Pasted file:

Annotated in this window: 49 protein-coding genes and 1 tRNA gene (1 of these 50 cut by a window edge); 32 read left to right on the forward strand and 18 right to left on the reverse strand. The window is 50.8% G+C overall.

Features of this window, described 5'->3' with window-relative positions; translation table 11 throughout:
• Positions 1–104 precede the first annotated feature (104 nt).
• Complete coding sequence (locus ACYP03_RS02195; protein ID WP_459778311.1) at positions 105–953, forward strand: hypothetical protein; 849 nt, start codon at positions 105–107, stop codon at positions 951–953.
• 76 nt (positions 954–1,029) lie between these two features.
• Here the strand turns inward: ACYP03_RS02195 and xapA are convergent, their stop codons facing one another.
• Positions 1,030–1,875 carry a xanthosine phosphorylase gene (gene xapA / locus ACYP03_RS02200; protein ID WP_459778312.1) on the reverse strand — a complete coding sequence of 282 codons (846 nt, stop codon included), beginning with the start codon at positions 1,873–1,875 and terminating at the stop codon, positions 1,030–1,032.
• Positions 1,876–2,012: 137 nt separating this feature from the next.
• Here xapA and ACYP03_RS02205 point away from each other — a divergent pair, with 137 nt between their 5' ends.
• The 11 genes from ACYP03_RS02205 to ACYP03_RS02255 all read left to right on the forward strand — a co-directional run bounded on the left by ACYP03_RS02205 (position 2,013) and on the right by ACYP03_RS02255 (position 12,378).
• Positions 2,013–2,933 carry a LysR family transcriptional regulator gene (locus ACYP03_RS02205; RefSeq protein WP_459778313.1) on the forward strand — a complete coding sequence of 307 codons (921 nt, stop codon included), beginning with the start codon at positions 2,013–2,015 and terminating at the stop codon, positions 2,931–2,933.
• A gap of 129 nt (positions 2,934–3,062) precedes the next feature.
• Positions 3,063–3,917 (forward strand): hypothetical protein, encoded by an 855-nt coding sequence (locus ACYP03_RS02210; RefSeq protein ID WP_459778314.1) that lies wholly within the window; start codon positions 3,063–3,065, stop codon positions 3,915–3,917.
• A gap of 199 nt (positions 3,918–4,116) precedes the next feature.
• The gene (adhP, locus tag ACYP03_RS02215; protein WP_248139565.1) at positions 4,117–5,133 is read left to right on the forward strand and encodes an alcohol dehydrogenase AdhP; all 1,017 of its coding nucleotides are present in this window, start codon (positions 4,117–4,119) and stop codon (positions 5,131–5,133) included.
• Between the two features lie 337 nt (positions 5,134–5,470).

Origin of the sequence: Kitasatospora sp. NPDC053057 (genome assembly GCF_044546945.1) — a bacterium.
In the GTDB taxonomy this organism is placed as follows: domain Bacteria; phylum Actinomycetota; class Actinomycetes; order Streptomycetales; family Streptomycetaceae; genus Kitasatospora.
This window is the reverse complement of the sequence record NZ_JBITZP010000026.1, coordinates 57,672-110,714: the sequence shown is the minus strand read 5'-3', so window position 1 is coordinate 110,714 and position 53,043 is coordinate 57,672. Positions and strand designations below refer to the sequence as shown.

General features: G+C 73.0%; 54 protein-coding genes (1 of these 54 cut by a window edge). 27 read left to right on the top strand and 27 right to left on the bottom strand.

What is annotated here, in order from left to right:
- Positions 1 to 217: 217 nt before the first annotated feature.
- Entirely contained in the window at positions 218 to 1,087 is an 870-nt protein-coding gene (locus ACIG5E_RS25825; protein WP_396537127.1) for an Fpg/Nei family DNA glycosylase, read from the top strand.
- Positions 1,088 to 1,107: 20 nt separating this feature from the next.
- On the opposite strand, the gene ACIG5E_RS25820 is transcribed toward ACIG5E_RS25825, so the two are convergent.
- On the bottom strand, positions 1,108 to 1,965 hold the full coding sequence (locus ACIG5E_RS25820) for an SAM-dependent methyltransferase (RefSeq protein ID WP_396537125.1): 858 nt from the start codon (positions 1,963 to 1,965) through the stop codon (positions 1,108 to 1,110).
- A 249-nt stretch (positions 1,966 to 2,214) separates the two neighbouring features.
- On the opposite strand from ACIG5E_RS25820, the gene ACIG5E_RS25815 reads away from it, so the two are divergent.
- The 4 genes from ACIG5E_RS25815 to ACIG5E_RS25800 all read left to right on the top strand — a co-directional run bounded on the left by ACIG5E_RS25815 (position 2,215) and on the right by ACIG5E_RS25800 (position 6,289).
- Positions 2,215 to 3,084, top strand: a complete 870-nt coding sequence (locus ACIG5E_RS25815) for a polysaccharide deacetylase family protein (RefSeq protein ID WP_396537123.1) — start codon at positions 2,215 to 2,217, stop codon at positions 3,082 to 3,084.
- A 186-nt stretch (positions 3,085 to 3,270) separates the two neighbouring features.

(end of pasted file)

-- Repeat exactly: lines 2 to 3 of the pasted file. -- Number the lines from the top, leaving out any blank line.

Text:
Features of this window, described 5'->3' with window-relative positions; translation table 11 throughout:
• Positions 1–104 precede the first annotated feature (104 nt).